Apple, Google execs out-earn Samsung counterparts

The Korean electronics giant's entire executive team brings in less than individual executives at some US-based tech companies.

James Martin/CNET

Samsung might be a giant company with massive amounts of revenue, but that doesn't mean that its executives make massive amounts of money -- at least when compared to other executives in Silicon Valley.

The company revealed at its annual shareholder meeting last week that its leadership executive team, comprised of its three co-CEOs and CFO, collectively made 33.9 billion Korean won, about $31 million, during the company's 2013 fiscal year. Samsung went on to say that compared to competitors in the marketplace, it's far behind other companies, including Apple, which hit nearly $300 million in executive compensation during the 2012 fiscal year, and Google, which paid out well over $120 million in 2012.

To make matters worse for Samsung executives, many individuals at those larger companies were paid more than Samsung's entire executive team. For example, a recent Securities and Exchange Commission filing shows that Apple's executive compensation was down somewhat in 2013, but in 2012 Apple CFO Peter Oppenheimer was awarded nearly $69 million, Senior Vice President Eddy Cue was awarded over $50 million, and Operations Vice President Daniel Riccio was awarded nearly $69 million compensation.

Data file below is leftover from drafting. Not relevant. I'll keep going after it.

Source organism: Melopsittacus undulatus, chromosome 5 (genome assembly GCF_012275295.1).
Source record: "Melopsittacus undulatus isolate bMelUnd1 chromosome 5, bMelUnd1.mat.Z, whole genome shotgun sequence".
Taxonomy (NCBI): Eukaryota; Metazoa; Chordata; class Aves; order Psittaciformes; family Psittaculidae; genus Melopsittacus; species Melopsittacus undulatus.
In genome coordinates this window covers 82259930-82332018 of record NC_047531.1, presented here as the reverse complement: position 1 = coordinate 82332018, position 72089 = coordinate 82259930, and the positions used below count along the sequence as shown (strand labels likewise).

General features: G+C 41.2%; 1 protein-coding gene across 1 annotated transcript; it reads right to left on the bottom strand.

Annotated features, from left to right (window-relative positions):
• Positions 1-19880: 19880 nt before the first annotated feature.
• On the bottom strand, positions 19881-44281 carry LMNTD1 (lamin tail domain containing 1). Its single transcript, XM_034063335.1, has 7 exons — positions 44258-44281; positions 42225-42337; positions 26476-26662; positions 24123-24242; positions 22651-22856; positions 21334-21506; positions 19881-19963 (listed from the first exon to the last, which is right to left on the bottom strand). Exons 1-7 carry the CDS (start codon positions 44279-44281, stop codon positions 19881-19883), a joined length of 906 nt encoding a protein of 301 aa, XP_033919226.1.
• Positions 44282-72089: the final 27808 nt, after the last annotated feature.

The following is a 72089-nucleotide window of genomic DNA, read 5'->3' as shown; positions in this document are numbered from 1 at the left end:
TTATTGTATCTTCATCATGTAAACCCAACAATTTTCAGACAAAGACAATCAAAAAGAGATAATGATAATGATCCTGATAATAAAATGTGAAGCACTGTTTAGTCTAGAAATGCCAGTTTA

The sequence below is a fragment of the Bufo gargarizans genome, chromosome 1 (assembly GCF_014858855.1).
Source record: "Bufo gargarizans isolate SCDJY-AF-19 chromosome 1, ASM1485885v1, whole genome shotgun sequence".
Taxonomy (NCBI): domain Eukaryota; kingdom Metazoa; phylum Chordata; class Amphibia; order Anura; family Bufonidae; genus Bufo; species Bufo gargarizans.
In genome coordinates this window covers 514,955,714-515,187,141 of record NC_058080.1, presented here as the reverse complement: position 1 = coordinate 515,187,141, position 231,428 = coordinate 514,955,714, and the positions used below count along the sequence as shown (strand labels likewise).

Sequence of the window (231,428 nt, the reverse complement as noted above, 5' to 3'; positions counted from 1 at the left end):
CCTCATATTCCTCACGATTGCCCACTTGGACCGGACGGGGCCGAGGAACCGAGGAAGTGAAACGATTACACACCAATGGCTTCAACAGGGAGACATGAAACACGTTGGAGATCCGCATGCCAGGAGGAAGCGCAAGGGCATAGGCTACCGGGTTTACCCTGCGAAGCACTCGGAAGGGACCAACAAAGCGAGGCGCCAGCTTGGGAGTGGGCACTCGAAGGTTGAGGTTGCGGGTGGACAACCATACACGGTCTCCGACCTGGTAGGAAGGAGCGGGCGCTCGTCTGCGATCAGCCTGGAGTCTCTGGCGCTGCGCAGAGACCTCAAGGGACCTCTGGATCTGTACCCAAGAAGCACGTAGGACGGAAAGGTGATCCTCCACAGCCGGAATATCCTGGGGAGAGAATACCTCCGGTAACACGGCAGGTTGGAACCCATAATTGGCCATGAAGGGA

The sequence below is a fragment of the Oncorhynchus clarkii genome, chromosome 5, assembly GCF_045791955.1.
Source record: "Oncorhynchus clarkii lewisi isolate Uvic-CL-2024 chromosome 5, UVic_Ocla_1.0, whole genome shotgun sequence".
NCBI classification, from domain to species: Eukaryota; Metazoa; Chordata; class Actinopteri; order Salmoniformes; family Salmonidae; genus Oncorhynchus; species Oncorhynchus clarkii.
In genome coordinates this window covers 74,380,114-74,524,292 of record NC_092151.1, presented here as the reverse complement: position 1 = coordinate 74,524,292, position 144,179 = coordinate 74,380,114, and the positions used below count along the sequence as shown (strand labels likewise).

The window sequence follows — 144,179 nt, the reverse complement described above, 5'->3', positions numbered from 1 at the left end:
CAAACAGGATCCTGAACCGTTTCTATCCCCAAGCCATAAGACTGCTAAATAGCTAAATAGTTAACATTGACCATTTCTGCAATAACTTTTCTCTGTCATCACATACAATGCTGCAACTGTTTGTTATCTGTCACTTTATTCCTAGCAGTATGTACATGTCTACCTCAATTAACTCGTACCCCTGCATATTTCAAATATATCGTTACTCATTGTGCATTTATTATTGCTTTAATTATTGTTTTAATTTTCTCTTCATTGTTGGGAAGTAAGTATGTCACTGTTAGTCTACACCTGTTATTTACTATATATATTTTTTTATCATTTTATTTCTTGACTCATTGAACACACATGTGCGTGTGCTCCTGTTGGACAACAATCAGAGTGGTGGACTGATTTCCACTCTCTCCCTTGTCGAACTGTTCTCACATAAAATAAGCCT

Of course, for four people to earn $30 million, that's not necessarily a bad thing. But it speaks to the difference between Samsung's compensation strategy and that of American-based companies. As Quartz, which earlier reported on the news, points out, Samsung executive compensation has been kept lower by cultural influence and corporate oversight. In fact, Korea has one of the lowest executive compensation levels in Asia. As Quartz notes, however, the US has watched executive compensation soar: it was up 876 percent between 1978 and 2011.

About the author

Don Reisinger is a technology columnist who has covered everything from HDTVs to computers to Flowbee Haircut Systems. Besides his work with CNET, Don's work has been featured in a variety of other publications including PC World and a host of Ziff-Davis publications.

 

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